I Will Fear No Evil

I Will Fear No Evil

by Robert A. Heinlein

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Overview

The brilliantly shocking story of the ultimate transplant from New York Times bestselling author Robert A. Heinlein.

As startling and provocative as his famous Stranger in a Strange Land, here is Heinlein's awesome masterpiece about a man supremely talented, immensely old and obscenely wealthy who discovers that money can buy everything. Even a new life in the body of a beautiful young woman.

Once again, master storyteller Robert A. Heinlein delievers a wild and intriguing classic of science fiction.

Product Details

ISBN-13: 9781101503089
Publisher: Penguin Publishing Group
Publication date: 04/15/1987
Sold by: Penguin Group
Format: NOOK Book
Pages: 512
Sales rank: 67,728
File size: 619 KB
Age Range: 18 Years

About the Author

Robert Anson Heinlein was born in Missouri in 1907, and was raised there. He graduated from the U.S. Naval Academy in 1929, but was forced by illness to retire from the Navy in 1934. He settled in California and over the next five years held a variety of jobs while doing post-graduate work in mathematics and physics at the University of California. In 1939 he sold his first science fiction story to Astounding magazine and soon devoted himself to the genre.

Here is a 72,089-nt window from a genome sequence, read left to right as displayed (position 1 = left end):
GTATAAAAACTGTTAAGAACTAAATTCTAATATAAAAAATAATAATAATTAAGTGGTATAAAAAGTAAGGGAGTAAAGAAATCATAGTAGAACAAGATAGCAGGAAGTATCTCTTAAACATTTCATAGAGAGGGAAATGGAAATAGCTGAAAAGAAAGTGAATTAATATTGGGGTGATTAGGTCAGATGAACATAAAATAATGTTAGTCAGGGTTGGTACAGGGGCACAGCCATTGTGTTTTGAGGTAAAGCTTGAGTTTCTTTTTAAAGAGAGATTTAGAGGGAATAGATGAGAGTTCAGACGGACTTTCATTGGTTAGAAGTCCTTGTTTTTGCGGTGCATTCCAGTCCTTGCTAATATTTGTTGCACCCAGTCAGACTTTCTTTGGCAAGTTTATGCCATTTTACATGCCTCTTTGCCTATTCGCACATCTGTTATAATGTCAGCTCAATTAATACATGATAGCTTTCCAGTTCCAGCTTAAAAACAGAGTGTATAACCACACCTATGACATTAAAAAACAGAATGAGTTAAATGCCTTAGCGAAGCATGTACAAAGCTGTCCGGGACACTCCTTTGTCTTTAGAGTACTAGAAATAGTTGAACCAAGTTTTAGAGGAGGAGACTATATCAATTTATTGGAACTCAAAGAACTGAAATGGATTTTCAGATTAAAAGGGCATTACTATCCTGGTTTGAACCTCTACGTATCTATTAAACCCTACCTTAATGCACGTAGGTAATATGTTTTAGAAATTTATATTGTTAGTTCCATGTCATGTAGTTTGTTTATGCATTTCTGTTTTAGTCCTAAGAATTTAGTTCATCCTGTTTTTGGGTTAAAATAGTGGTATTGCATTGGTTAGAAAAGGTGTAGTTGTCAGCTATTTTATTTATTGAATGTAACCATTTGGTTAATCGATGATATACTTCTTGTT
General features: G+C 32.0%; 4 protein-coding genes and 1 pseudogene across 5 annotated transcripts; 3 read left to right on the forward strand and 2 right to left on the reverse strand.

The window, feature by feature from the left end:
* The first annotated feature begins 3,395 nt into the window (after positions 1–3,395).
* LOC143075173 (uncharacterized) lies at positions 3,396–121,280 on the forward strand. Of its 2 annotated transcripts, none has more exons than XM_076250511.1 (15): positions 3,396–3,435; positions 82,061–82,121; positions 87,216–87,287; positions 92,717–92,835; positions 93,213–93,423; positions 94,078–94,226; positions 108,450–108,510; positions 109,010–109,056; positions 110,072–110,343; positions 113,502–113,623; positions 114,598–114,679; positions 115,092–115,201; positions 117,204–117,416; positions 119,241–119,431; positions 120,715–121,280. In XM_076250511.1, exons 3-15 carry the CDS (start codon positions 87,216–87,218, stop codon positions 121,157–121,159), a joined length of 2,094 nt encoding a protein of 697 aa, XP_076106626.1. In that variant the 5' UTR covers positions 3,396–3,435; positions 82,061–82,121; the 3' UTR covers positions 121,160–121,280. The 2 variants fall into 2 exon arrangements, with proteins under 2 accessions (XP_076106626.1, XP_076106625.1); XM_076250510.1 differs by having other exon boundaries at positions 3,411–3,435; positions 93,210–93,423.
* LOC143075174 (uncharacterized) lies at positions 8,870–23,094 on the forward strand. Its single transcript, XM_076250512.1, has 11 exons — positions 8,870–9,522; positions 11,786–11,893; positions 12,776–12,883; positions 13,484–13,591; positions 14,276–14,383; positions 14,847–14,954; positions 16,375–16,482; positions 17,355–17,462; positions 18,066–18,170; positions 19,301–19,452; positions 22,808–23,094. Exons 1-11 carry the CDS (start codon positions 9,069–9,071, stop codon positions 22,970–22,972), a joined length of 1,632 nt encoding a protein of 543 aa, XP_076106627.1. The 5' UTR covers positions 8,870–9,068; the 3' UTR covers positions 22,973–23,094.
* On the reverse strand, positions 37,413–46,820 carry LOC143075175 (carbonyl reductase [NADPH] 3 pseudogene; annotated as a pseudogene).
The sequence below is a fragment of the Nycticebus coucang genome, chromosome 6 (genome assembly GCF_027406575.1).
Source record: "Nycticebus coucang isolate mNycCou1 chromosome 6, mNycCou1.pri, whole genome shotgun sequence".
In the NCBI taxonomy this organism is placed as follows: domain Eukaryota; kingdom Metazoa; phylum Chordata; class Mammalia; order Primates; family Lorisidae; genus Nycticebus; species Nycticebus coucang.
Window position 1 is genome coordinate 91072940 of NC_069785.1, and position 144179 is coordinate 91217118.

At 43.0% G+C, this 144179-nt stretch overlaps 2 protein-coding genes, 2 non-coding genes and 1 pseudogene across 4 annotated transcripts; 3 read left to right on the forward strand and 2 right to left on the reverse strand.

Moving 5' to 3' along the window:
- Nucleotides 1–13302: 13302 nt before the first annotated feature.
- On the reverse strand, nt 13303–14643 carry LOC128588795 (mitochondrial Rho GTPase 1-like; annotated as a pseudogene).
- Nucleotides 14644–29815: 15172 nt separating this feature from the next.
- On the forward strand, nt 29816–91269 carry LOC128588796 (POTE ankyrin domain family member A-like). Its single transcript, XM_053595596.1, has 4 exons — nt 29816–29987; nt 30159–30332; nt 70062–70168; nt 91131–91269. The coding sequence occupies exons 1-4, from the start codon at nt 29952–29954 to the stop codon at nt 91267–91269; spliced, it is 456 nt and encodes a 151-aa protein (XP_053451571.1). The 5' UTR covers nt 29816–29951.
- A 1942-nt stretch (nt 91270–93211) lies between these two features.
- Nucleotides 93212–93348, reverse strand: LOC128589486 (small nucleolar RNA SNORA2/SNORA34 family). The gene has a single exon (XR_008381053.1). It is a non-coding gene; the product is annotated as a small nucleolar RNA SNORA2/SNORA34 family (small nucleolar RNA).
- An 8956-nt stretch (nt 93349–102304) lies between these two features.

He was a four-time winner of the Hugo Award for his novels Stranger in a Strange Land (1961), Starship Troopers (1959), Double Star (1956), and The Moon is a Harsh Mistress (1966). His Future History series, incorporating both short stories and novels, was first mapped out in 1941. The series charts the social, political, and technological changes shaping human society from the present through several centuries into the future.

Robert A. Heinlein’s books were among the first works of science fiction to reach bestseller status in both hardcover and paperback. he continued to work into his eighties, and his work never ceased to amaze, to entertain, and to generate controversy. By the time he died, in 1988, it was evident that he was one of the formative talents of science fiction: a writer whose unique vision, unflagging energy, and persistence, over the course of five decades, made a great impact on the American mind.

Date of Birth:

July 7, 1907

Date of Death:

May 8, 1988

Place of Birth:

Butler, Missouri

Place of Death:

Carmel, California

Education:

Graduate of U.S. Naval Academy, 1929; attended University of California, Los Angeles, 1934, for graduate study in physic

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I Will Fear No Evil 3.8 out of 5 based on 0 ratings. 58 reviews.
Guest More than 1 year ago
I made a valid attempt to finish IWFNE, really I did. But in the end, the monotony and lifeless characters forced me to put it down. The story seemed to remain in an endless loop of sexual banter and culinary delights. Sorry Robert, I gave it my best shot. If you are thinking of exploring his work,don't let this be your first Heinlein experience.
IAsimov More than 1 year ago